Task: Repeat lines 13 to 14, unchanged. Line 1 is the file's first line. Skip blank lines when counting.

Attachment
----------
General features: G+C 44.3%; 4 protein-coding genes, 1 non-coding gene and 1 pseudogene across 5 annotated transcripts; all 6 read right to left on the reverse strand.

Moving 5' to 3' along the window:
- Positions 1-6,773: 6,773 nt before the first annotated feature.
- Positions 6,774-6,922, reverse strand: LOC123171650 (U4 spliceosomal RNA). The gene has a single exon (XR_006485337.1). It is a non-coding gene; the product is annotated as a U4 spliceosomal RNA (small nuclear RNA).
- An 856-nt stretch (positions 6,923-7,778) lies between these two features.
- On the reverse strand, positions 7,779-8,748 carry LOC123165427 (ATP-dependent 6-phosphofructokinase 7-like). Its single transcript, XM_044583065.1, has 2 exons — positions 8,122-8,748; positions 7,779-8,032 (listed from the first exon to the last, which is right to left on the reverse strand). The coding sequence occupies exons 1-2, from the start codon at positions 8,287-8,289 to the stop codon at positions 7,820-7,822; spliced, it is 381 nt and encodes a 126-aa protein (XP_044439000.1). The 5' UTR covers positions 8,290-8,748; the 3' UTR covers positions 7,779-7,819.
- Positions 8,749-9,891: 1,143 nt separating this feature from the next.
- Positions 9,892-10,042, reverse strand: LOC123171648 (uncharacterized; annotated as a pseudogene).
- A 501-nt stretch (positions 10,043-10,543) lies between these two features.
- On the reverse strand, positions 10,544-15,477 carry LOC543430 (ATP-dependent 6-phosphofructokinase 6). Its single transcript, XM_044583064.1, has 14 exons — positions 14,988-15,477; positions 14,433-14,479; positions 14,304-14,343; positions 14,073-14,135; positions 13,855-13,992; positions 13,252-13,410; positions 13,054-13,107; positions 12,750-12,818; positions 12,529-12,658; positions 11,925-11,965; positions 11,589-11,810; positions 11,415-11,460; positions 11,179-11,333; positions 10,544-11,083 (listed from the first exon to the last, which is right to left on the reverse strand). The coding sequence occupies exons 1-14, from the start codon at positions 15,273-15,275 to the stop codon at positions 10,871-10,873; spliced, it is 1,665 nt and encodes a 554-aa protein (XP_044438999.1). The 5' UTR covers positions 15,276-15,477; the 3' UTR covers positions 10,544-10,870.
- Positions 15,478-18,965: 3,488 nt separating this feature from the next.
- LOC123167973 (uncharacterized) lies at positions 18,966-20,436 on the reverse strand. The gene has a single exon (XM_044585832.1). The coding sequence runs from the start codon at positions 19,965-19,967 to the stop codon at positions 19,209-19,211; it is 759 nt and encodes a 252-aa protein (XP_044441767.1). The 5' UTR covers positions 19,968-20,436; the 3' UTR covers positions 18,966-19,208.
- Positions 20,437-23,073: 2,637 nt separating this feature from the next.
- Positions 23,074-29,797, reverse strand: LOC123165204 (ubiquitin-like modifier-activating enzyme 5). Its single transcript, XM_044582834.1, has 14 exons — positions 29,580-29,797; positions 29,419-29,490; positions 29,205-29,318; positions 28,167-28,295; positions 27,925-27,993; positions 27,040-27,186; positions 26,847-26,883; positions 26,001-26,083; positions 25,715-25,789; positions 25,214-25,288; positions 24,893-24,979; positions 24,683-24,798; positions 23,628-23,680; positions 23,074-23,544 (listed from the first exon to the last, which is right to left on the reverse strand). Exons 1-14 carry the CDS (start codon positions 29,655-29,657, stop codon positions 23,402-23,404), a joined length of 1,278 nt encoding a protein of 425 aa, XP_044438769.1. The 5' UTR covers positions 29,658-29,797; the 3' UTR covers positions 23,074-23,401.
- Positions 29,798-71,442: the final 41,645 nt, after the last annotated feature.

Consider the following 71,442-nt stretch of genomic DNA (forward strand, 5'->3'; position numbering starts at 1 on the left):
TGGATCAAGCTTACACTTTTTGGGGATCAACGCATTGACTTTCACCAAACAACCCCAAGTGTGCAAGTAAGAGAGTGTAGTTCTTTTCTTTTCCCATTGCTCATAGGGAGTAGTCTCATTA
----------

- Positions 20,437-23,073: 2,637 nt separating this feature from the next.
- Positions 23,074-29,797, reverse strand: LOC123165204 (ubiquitin-like modifier-activating enzyme 5). Its single transcript, XM_044582834.1, has 14 exons — positions 29,580-29,797; positions 29,419-29,490; positions 29,205-29,318; positions 28,167-28,295; positions 27,925-27,993; positions 27,040-27,186; positions 26,847-26,883; positions 26,001-26,083; positions 25,715-25,789; positions 25,214-25,288; positions 24,893-24,979; positions 24,683-24,798; positions 23,628-23,680; positions 23,074-23,544 (listed from the first exon to the last, which is right to left on the reverse strand). Exons 1-14 carry the CDS (start codon positions 29,655-29,657, stop codon positions 23,402-23,404), a joined length of 1,278 nt encoding a protein of 425 aa, XP_044438769.1. The 5' UTR covers positions 29,658-29,797; the 3' UTR covers positions 23,074-23,401.